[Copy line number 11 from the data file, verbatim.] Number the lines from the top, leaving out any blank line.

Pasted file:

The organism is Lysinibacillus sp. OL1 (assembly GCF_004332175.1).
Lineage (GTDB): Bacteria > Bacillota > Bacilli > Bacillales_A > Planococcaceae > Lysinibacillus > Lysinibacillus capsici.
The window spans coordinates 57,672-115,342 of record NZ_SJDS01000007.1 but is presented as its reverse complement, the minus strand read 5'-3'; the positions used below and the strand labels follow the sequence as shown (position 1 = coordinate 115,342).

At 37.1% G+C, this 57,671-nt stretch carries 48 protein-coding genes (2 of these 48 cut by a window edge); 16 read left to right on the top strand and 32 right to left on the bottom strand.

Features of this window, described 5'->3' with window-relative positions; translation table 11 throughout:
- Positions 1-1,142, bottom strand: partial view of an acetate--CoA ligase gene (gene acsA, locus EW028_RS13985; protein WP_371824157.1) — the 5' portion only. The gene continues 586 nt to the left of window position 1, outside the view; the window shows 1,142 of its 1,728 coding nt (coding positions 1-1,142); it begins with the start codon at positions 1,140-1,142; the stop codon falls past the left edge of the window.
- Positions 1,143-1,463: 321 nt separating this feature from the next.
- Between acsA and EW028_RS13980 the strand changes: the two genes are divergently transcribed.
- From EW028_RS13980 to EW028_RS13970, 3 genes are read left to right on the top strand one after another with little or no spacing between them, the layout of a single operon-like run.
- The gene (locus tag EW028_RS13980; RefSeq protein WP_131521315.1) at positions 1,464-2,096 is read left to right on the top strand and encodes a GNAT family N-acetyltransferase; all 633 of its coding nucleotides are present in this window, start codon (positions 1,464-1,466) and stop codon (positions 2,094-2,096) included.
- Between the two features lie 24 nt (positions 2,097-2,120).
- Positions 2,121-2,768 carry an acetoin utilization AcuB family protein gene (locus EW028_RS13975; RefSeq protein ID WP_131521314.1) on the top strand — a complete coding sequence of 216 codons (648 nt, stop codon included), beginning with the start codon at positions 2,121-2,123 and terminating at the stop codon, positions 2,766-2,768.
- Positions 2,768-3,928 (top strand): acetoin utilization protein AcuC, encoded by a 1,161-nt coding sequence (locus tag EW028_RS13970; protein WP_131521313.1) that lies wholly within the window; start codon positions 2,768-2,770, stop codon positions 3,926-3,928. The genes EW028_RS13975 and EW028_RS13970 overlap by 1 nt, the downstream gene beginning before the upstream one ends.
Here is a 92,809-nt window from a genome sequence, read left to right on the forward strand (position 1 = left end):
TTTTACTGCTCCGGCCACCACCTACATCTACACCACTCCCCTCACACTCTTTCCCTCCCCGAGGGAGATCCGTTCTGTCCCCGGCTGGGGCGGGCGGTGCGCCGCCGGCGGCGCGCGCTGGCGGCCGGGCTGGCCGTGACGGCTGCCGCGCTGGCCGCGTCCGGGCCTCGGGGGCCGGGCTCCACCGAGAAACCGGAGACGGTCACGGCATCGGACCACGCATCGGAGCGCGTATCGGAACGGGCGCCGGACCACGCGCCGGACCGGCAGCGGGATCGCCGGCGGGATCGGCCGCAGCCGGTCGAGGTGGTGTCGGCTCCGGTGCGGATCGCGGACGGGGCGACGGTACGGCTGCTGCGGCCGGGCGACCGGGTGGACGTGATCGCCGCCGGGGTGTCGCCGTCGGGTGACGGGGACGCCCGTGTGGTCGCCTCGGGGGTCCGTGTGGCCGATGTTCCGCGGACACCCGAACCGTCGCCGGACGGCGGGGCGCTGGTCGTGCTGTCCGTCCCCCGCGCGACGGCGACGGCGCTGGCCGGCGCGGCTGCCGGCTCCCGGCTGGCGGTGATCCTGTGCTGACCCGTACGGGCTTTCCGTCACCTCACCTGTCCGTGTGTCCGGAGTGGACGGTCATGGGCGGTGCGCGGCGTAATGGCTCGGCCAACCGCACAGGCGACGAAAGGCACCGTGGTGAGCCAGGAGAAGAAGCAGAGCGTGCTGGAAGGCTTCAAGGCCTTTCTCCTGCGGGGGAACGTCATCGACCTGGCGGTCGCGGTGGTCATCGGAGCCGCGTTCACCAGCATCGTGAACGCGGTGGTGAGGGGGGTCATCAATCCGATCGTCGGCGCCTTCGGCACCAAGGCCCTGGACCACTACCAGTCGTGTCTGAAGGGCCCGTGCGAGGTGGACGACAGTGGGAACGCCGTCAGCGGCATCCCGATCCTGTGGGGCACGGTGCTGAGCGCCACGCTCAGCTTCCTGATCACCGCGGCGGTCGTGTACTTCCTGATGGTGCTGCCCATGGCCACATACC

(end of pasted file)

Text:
- Between the two features lie 24 nt (positions 2,097-2,120).